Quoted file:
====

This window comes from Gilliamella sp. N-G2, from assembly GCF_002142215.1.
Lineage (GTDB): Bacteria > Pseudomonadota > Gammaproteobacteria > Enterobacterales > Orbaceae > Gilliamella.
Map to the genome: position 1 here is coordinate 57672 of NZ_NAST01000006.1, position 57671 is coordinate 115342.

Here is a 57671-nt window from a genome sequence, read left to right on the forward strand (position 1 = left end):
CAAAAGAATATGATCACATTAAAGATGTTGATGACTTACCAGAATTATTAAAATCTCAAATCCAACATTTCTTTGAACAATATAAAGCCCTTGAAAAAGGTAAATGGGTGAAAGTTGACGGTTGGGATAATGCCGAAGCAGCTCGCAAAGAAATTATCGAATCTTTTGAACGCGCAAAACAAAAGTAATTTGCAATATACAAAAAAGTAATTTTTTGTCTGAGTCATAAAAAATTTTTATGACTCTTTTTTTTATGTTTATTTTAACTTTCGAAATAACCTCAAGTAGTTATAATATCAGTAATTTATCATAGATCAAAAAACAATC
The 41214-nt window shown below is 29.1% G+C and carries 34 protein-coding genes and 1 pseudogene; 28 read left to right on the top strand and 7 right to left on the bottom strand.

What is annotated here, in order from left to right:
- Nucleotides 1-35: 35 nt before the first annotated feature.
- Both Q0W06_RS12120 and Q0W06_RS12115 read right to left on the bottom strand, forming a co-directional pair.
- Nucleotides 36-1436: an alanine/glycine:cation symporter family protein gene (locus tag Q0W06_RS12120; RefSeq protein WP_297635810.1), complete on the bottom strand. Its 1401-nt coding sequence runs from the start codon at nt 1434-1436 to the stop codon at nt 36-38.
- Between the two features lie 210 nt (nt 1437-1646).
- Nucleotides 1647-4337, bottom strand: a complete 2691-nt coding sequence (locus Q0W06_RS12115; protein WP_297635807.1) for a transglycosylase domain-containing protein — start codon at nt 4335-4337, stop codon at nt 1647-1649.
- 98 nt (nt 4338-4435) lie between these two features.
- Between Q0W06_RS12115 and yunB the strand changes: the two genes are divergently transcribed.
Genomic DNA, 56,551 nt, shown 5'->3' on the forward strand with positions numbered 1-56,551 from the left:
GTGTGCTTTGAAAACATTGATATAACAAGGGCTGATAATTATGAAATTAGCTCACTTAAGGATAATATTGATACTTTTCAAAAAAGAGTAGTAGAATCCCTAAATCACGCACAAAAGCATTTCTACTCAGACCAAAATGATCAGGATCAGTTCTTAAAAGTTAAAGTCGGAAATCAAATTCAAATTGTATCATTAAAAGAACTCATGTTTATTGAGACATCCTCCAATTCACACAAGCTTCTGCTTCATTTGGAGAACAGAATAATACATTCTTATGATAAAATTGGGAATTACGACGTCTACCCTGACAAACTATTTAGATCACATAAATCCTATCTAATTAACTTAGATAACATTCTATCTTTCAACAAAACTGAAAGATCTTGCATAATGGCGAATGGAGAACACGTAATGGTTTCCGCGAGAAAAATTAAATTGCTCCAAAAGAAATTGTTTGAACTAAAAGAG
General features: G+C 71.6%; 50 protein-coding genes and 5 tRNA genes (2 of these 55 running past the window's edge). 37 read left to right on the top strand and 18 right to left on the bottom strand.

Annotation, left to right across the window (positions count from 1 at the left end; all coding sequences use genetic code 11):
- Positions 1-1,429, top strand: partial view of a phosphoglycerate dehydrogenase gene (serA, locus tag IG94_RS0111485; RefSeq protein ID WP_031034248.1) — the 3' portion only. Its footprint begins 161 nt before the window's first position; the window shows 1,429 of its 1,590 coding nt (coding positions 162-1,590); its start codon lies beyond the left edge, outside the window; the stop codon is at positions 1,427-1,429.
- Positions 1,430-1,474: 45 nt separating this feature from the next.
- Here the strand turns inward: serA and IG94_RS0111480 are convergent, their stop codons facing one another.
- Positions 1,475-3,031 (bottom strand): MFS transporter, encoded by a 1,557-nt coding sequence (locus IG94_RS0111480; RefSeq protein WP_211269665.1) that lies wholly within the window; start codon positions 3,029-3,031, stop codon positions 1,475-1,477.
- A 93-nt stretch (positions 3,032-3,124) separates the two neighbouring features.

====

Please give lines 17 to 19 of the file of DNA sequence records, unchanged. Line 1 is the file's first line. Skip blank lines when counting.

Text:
General features: G+C 71.6%; 50 protein-coding genes and 5 tRNA genes (2 of these 55 running past the window's edge). 37 read left to right on the top strand and 18 right to left on the bottom strand.

Annotation, left to right across the window (positions count from 1 at the left end; all coding sequences use genetic code 11):
- Positions 1-1,429, top strand: partial view of a phosphoglycerate dehydrogenase gene (serA, locus tag IG94_RS0111485; RefSeq protein ID WP_031034248.1) — the 3' portion only. Its footprint begins 161 nt before the window's first position; the window shows 1,429 of its 1,590 coding nt (coding positions 162-1,590); its start codon lies beyond the left edge, outside the window; the stop codon is at positions 1,427-1,429.